and (4) Ich weiss nicht, I know not,
Wode's children, German-speakers acquiring English as a second language in the United States, produced some sentences showing apparent first language influence, such as
(5) John go not to the school.
What is interesting, Wode points out, is that they did not produce such sentences early on. Their first attempts at negation were similar to what one sees in first language acquisition, such as
(6) no, you (7) no play baseball.
They only produced sentences such as (5) when they had begun to acquire the aux. + neg. rule, i.e. when they had begun to produce sentences such as
(8) lunch is no ready.
Only then did they "fall back" on the more general German rule. Wode (1978, 1979) suggests that there is, therefore, a structural prerequisite for first language influence: the performer's interlinguistic structural description, his idea of the target language rule, must be similar to the structural description of the rule in his first language. Wode's children's English negation rule was not at all similar to the German rule in early stages, but it became similar when they progressed to the aux.-neg. stage. Hence, first language influence appeared later, but not earlier.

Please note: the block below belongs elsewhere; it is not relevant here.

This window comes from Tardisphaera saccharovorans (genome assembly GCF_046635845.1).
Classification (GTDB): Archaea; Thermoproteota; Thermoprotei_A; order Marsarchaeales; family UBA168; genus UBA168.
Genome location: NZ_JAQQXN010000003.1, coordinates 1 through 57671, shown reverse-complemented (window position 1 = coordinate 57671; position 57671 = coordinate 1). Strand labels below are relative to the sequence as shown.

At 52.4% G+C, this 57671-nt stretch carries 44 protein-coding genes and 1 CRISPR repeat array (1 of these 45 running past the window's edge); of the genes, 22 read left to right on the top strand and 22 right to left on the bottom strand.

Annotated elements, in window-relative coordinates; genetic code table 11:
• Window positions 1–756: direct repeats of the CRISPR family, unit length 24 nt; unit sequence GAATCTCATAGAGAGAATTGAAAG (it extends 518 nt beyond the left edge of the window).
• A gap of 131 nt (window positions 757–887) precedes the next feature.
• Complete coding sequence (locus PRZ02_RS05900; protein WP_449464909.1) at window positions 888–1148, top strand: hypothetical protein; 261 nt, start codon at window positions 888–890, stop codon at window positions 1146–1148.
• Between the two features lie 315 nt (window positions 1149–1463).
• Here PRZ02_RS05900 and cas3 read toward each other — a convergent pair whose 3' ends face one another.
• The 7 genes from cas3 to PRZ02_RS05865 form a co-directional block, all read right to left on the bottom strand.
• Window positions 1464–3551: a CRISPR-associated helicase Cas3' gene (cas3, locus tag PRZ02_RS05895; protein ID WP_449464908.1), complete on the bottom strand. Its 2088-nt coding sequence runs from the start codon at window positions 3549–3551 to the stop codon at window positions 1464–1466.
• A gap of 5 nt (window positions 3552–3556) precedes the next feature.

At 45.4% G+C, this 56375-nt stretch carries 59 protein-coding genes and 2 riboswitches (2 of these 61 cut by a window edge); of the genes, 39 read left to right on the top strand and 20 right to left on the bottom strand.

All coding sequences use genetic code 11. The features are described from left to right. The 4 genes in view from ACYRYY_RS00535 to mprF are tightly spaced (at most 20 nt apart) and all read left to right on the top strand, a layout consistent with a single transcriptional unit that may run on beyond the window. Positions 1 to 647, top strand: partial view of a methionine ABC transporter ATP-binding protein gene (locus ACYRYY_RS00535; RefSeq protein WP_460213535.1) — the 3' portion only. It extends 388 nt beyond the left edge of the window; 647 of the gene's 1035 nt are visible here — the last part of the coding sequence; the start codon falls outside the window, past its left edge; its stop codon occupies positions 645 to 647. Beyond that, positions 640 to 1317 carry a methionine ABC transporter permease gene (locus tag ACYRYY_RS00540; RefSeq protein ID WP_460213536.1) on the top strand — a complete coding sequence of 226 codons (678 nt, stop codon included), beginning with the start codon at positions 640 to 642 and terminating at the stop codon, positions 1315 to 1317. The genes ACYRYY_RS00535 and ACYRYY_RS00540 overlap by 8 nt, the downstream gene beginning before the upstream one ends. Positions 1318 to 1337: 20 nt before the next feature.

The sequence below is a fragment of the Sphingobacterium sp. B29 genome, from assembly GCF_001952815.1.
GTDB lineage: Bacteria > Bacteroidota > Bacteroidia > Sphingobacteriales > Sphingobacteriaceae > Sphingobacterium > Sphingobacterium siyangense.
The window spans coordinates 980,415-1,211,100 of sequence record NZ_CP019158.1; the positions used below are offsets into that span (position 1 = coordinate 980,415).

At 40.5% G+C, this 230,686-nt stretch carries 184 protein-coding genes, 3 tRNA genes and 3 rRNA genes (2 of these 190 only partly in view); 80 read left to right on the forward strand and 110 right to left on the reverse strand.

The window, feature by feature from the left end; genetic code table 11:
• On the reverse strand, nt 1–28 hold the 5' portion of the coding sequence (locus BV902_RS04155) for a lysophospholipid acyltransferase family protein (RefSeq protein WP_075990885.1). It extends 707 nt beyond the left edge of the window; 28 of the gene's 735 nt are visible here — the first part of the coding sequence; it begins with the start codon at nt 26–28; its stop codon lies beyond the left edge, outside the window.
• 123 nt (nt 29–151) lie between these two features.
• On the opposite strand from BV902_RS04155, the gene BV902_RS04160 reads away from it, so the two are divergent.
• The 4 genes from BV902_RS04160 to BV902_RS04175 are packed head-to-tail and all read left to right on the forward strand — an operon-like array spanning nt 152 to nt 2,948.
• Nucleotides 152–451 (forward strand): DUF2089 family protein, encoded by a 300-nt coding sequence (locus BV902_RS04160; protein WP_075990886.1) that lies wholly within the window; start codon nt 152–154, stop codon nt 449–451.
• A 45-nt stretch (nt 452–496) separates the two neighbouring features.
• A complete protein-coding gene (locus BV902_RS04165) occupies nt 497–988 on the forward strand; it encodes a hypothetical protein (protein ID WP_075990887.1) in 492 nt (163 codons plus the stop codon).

Also, consistent with his argument is the fact that sentences such as (5) are only found in child second language acquisition of English when the first language has post-verbal negation, as in Ravem (1968), in which the first language was Norwegian. Such sentences were not observed in other ESL studies utilizing different first languages (Milon, 1974, L1 = Japanese) and in studies of negation in English as a first language.
Kellerman (1978) suggests another condition for "transfer" to occur. The acquirer must perceive a similarity between items in the first and second language. Items that appear to be language specific (e.g. idioms) will be less prone to transfer.
These conditions are not contrary to the generalization presented here. It can still be maintained that we "fall back" on the first language when we have not acquired aspects of the second language. They show, however, that ignorance is not a sufficient condition for the occurrence of first language influence.